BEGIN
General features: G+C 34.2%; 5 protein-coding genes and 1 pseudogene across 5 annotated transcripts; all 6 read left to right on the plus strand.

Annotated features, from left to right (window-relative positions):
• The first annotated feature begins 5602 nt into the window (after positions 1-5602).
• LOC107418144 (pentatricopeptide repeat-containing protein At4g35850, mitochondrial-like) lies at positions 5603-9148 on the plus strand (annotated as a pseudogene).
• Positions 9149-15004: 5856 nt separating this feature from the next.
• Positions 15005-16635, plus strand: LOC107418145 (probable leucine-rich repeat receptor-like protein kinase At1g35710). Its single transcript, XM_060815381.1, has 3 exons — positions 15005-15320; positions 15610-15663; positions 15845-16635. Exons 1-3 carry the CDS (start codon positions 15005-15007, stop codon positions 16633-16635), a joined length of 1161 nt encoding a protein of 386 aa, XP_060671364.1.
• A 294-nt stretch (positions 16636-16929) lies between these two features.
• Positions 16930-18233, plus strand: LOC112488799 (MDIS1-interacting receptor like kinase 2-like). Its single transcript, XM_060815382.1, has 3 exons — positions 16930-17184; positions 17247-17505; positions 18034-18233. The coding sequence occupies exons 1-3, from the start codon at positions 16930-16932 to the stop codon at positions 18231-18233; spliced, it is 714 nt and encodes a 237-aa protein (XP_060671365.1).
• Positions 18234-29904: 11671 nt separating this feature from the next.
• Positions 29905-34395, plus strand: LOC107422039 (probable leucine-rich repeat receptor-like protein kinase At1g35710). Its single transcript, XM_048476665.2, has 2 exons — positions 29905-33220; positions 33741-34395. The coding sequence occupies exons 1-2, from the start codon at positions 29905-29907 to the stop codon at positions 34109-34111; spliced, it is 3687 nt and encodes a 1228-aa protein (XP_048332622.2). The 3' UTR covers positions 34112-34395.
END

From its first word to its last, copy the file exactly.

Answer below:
General features: G+C 34.2%; 5 protein-coding genes and 1 pseudogene across 5 annotated transcripts; all 6 read left to right on the plus strand.

Annotated features, from left to right (window-relative positions):
• The first annotated feature begins 5602 nt into the window (after positions 1-5602).
• LOC107418144 (pentatricopeptide repeat-containing protein At4g35850, mitochondrial-like) lies at positions 5603-9148 on the plus strand (annotated as a pseudogene).
• Positions 9149-15004: 5856 nt separating this feature from the next.
• Positions 15005-16635, plus strand: LOC107418145 (probable leucine-rich repeat receptor-like protein kinase At1g35710). Its single transcript, XM_060815381.1, has 3 exons — positions 15005-15320; positions 15610-15663; positions 15845-16635. Exons 1-3 carry the CDS (start codon positions 15005-15007, stop codon positions 16633-16635), a joined length of 1161 nt encoding a protein of 386 aa, XP_060671364.1.
• A 294-nt stretch (positions 16636-16929) lies between these two features.
• Positions 16930-18233, plus strand: LOC112488799 (MDIS1-interacting receptor like kinase 2-like). Its single transcript, XM_060815382.1, has 3 exons — positions 16930-17184; positions 17247-17505; positions 18034-18233. The coding sequence occupies exons 1-3, from the start codon at positions 16930-16932 to the stop codon at positions 18231-18233; spliced, it is 714 nt and encodes a 237-aa protein (XP_060671365.1).
• Positions 18234-29904: 11671 nt separating this feature from the next.
• Positions 29905-34395, plus strand: LOC107422039 (probable leucine-rich repeat receptor-like protein kinase At1g35710). Its single transcript, XM_048476665.2, has 2 exons — positions 29905-33220; positions 33741-34395. The coding sequence occupies exons 1-2, from the start codon at positions 29905-29907 to the stop codon at positions 34109-34111; spliced, it is 3687 nt and encodes a 1228-aa protein (XP_048332622.2). The 3' UTR covers positions 34112-34395.